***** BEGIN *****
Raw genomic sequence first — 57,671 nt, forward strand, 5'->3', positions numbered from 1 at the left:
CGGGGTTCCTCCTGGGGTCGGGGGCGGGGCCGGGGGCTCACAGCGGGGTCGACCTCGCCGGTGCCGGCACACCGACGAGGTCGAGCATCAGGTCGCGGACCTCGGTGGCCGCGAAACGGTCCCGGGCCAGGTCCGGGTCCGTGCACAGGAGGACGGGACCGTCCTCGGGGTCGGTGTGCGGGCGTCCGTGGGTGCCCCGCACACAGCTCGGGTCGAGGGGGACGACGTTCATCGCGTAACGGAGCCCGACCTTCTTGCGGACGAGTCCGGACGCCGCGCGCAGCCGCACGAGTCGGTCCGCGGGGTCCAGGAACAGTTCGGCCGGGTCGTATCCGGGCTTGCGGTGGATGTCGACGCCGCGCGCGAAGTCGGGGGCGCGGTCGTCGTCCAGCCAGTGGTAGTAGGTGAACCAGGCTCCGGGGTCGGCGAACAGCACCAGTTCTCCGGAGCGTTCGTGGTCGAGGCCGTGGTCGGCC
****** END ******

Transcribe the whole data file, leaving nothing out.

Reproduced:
Raw genomic sequence first — 57,671 nt, forward strand, 5'->3', positions numbered from 1 at the left:
CGGGGTTCCTCCTGGGGTCGGGGGCGGGGCCGGGGGCTCACAGCGGGGTCGACCTCGCCGGTGCCGGCACACCGACGAGGTCGAGCATCAGGTCGCGGACCTCGGTGGCCGCGAAACGGTCCCGGGCCAGGTCCGGGTCCGTGCACAGGAGGACGGGACCGTCCTCGGGGTCGGTGTGCGGGCGTCCGTGGGTGCCCCGCACACAGCTCGGGTCGAGGGGGACGACGTTCATCGCGTAACGGAGCCCGACCTTCTTGCGGACGAGTCCGGACGCCGCGCGCAGCCGCACGAGTCGGTCCGCGGGGTCCAGGAACAGTTCGGCCGGGTCGTATCCGGGCTTGCGGTGGATGTCGACGCCGCGCGCGAAGTCGGGGGCGCGGTCGTCGTCCAGCCAGTGGTAGTAGGTGAACCAGGCTCCGGGGTCGGCGAACAGCACCAGTTCTCCGGAGCGTTCGTGGTCGAGGCCGTGGTCGGCC